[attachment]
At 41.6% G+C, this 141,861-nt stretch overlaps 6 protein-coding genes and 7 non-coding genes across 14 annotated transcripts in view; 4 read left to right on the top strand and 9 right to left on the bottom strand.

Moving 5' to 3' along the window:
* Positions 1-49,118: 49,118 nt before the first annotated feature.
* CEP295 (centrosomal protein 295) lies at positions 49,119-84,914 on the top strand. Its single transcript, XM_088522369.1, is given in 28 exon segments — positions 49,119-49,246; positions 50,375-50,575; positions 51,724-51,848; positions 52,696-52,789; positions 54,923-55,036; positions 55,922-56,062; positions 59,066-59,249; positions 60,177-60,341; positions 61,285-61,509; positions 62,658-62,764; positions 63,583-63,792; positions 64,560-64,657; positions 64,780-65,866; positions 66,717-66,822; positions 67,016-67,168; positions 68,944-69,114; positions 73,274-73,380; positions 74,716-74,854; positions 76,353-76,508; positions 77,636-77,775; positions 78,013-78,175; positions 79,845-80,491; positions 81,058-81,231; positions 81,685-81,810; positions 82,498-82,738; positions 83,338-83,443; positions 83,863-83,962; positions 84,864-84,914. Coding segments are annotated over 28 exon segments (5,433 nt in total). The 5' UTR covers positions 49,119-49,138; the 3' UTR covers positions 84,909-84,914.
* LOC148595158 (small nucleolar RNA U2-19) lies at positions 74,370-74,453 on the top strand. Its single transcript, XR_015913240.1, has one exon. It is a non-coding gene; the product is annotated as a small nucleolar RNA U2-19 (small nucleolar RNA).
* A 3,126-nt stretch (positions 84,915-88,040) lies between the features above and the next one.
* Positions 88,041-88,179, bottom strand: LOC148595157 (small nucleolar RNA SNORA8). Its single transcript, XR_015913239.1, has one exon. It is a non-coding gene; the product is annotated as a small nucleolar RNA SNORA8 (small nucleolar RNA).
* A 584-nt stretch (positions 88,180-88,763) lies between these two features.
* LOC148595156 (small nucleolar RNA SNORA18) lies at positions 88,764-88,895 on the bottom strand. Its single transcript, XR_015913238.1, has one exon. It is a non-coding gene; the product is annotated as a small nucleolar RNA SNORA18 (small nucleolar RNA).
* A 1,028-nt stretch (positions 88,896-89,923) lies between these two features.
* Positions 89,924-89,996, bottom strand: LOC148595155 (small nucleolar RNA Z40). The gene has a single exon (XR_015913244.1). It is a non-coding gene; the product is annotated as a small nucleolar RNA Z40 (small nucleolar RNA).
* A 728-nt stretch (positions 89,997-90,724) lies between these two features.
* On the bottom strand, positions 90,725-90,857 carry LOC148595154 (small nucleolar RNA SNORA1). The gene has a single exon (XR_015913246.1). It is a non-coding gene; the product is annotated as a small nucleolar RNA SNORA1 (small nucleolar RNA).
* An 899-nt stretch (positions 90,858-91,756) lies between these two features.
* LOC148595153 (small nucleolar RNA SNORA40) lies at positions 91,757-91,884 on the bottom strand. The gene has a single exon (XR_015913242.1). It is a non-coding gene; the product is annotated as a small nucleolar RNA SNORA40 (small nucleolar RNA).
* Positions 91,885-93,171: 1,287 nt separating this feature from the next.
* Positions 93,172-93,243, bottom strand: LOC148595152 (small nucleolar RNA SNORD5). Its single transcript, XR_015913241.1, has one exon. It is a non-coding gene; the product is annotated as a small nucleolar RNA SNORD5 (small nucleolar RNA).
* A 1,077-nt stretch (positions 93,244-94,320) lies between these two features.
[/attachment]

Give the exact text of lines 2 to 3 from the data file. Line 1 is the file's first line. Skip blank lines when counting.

Moving 5' to 3' along the window:
* Positions 1-49,118: 49,118 nt before the first annotated feature.